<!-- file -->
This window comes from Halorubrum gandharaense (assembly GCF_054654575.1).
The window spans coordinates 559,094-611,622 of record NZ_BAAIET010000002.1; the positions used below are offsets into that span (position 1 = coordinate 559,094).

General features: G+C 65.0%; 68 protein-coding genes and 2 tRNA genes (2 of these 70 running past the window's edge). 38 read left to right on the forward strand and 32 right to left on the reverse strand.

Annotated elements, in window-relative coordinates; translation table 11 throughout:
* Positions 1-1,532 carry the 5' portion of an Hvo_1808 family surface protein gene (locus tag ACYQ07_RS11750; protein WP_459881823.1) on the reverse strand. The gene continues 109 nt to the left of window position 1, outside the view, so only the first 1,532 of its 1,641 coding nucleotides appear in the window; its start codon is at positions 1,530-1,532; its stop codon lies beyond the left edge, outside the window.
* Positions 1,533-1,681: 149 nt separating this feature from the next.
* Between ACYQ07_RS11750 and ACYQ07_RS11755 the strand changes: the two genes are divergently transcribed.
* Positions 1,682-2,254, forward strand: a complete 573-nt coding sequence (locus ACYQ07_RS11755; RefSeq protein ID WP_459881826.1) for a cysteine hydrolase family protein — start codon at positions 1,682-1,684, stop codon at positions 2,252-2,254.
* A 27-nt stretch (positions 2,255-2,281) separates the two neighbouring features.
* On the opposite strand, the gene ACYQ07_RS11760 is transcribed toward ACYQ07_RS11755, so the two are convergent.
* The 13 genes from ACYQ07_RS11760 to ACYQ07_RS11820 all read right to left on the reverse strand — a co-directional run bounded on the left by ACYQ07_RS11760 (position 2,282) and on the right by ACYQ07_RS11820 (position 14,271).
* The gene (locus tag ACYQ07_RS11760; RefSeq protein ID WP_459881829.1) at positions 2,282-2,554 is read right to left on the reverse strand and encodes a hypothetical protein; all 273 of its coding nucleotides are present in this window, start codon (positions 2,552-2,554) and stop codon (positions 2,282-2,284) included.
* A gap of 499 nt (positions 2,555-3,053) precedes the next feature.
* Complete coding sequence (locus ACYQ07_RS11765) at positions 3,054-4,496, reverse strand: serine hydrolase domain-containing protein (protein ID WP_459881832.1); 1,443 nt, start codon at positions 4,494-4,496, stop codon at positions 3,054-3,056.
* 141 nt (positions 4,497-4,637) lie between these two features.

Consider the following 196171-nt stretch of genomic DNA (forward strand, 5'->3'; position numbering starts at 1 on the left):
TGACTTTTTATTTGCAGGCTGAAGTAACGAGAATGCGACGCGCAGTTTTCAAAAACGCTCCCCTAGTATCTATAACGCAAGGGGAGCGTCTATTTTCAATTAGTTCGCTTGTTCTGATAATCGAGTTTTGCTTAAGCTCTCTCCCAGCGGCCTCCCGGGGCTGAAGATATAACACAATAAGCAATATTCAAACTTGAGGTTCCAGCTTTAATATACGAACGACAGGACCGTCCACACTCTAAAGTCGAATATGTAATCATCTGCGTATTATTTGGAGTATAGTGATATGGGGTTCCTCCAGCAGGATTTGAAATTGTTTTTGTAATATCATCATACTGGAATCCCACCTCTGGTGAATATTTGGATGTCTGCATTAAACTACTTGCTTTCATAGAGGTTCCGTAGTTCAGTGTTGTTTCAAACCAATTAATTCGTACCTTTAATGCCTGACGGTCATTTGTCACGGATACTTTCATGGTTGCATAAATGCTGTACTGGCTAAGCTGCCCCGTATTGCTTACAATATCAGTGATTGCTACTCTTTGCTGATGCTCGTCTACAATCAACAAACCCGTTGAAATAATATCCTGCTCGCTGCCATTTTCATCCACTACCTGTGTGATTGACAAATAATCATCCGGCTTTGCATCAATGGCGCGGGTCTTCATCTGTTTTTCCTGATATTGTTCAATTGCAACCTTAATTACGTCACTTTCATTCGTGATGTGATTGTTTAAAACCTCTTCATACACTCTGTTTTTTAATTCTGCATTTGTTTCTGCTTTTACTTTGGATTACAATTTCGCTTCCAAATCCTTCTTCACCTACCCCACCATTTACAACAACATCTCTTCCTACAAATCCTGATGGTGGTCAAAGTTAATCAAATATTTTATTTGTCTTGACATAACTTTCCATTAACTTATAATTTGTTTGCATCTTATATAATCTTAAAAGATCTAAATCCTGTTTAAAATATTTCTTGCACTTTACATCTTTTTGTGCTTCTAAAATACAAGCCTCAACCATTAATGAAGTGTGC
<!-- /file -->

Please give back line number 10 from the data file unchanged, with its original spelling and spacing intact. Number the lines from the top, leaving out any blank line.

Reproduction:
* On the opposite strand, the gene ACYQ07_RS11760 is transcribed toward ACYQ07_RS11755, so the two are convergent.